In the past ICMP was thought to be no more than an annoyance. It could be used for DoS and Network Intelligence, but little more. Or so people thought...
Loki acts as one would generally expect from a client/server application. An attacker could compromise a host and install a Loki server which will respond to traffic sent by Loki client.
Loki is not in wide use any more, and if it is in use, it is likely that payloads are being encrypted. The reason for this statement is that Loki traffic is not being widely detected by IDS/IPS devices. Even if it is encrypted there are ways that you can distinguish these types of covert shells.
First, there should be a disparity between the number of Echo reply and Echo Request packets detected. Depending on traffic flow there may be more of one of the other of these packets. Additionally, ICMP Echo request and Echo reply payload sizes should be the same. With a covert shell they generally are different. The reason for this is that you are just "echoing" back the packet payload that was received in the case of valid traffic. Loki and other covert ICMP channels will show wide variation in the size of the payloads just as other command shell traffic demonstrates this variability.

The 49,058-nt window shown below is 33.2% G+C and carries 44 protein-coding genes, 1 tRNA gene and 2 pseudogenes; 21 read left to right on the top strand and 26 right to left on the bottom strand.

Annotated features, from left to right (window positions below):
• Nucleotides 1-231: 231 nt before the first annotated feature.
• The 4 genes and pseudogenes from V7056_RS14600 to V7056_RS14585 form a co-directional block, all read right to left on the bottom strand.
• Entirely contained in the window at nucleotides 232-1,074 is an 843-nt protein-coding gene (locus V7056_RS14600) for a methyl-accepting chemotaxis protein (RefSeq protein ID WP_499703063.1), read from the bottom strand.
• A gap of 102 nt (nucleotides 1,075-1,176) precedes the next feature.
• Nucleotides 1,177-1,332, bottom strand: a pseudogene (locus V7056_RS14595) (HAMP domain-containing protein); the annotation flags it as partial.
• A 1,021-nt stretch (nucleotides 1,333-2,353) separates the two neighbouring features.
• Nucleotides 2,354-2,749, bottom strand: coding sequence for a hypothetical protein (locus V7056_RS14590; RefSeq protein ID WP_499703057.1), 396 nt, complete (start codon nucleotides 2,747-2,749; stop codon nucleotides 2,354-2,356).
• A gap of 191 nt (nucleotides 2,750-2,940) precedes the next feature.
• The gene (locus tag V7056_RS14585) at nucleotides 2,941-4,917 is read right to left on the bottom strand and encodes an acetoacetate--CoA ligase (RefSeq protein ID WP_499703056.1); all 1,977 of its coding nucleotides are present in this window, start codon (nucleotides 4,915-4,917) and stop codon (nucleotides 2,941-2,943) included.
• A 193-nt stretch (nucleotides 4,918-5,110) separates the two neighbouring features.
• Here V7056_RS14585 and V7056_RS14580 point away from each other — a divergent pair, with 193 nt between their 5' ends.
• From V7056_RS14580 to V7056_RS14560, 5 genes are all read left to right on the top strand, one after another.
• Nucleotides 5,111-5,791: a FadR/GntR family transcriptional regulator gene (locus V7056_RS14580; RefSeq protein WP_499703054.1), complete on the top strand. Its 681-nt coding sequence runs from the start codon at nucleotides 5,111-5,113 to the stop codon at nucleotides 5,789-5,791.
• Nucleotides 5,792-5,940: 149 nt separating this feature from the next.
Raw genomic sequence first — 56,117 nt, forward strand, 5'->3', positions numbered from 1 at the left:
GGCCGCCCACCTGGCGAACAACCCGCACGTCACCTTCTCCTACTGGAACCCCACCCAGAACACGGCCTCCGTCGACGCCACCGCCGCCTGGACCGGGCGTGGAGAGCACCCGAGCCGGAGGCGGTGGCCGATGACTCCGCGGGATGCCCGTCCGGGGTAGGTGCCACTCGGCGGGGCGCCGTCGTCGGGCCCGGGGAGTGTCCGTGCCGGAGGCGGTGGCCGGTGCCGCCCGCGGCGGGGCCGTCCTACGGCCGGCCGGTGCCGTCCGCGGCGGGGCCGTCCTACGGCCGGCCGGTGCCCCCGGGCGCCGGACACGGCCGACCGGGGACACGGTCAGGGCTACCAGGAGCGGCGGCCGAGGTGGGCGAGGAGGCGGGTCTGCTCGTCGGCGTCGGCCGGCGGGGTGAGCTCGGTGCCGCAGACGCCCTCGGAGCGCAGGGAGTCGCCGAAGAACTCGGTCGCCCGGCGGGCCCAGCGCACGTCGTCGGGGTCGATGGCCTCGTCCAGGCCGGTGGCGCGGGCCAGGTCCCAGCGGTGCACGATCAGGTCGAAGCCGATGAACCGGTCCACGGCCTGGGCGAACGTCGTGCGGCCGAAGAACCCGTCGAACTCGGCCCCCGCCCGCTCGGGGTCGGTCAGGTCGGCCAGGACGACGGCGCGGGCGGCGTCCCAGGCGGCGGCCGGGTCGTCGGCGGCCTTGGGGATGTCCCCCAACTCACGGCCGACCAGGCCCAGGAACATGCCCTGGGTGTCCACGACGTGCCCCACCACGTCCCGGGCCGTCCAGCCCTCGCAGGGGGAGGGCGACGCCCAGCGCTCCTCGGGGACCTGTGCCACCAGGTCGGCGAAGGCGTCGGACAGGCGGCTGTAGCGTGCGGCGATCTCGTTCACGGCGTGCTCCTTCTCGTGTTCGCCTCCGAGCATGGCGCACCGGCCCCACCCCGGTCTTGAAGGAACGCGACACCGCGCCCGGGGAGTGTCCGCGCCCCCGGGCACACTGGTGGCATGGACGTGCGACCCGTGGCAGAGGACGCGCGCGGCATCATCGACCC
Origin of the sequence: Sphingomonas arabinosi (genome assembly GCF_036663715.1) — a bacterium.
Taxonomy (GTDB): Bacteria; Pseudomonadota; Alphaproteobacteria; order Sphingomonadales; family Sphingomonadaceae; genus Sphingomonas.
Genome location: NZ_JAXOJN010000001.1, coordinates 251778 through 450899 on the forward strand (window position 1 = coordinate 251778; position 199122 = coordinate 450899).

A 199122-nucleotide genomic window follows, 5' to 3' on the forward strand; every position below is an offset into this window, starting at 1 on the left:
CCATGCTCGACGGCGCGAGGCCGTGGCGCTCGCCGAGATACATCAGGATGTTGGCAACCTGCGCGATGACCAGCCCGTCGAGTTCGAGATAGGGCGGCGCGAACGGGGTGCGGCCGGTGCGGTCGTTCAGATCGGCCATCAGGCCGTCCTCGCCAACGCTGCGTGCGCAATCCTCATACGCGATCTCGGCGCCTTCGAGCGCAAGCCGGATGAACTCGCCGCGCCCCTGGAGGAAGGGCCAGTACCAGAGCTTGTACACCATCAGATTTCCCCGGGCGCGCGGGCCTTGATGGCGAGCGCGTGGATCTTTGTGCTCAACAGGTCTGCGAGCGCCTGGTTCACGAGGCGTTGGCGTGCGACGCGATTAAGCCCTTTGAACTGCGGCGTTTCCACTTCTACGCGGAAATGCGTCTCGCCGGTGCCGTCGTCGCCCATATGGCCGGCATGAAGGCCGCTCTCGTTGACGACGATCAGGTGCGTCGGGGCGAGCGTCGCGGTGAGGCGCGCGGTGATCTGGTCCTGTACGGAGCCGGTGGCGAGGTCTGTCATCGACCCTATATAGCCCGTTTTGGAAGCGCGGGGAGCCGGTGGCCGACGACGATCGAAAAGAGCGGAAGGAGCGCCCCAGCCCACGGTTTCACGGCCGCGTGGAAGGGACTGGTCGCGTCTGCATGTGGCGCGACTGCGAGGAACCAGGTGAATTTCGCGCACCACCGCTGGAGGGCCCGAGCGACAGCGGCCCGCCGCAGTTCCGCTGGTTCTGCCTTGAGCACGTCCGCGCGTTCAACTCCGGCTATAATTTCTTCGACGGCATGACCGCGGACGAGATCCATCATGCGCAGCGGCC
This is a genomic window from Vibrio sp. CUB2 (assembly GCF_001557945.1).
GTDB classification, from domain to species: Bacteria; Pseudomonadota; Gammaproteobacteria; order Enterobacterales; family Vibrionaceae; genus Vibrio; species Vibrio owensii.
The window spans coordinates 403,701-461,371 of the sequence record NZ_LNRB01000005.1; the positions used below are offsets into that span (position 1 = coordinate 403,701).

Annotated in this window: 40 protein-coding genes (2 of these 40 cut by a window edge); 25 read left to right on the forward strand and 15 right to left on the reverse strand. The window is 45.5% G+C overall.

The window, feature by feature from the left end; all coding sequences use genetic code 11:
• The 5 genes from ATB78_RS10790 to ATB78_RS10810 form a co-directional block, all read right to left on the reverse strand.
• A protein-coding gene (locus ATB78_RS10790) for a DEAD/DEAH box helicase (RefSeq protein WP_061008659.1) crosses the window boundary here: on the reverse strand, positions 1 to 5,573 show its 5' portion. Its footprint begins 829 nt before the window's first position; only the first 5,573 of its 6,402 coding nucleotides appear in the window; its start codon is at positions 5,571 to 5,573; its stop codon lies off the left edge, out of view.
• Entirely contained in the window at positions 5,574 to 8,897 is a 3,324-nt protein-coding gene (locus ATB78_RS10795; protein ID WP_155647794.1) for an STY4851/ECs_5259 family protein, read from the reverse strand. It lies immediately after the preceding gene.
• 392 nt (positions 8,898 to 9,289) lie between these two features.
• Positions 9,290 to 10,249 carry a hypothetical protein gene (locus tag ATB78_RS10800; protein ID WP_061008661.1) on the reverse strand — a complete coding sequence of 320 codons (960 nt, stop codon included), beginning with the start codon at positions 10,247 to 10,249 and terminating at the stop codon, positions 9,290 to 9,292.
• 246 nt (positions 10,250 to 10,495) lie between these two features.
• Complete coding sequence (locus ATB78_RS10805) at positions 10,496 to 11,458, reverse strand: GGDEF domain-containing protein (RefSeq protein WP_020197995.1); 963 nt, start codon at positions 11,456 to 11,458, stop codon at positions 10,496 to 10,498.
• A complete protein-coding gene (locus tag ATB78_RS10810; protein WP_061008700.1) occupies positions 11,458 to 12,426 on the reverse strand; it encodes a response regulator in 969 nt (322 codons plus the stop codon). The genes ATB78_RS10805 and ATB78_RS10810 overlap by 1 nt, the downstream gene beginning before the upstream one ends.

It should also be remembered that a clever attacker could still insert NOP's (No Operation) into the packet to pad it such that all traffic remains the same size.
Loki has been credited as the foundation of the fundamental component of TFN ("Tribal Flood Network"). TFN is a distributed denial of service (DDoS) assault tool. TFN utilised encrypted ICMP type 0 packets as its control channel. With a "butt-plug" module for Back Orifice 2000 (BO2K) that offers remote-control embedded within an ICMP based conduit, one can see that the concept of using ICMP covert channels has developed into a standard and common idea within the blackhat community.
There are new ICMP based covert shells, but Loki was the start.